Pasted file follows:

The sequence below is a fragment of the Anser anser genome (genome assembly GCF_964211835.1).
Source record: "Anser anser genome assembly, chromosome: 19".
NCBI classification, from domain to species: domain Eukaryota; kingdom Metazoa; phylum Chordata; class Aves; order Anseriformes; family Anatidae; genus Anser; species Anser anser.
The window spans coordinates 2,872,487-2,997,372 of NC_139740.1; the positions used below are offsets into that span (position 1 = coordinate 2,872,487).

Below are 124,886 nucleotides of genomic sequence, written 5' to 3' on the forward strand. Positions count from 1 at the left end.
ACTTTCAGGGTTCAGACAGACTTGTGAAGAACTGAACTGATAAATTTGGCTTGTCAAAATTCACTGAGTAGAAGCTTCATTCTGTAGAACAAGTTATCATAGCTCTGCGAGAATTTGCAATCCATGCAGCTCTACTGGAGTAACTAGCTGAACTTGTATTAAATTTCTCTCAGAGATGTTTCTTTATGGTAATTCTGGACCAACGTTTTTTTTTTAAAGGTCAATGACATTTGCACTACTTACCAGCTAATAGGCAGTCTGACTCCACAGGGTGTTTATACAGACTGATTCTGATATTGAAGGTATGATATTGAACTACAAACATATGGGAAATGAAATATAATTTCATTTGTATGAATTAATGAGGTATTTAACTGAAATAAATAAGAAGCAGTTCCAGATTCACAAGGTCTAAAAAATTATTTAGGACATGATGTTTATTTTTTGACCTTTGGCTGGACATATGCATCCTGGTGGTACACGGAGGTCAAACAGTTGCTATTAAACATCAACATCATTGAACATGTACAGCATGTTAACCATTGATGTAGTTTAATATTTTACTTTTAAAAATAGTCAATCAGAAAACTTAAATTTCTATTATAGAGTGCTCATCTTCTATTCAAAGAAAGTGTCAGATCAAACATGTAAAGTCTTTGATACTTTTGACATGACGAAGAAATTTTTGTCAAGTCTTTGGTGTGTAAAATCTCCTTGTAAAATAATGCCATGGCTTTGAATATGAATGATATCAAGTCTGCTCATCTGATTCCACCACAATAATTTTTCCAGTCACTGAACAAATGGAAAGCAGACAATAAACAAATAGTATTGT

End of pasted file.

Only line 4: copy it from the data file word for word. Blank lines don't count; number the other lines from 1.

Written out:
The window spans coordinates 2,872,487-2,997,372 of NC_139740.1; the positions used below are offsets into that span (position 1 = coordinate 2,872,487).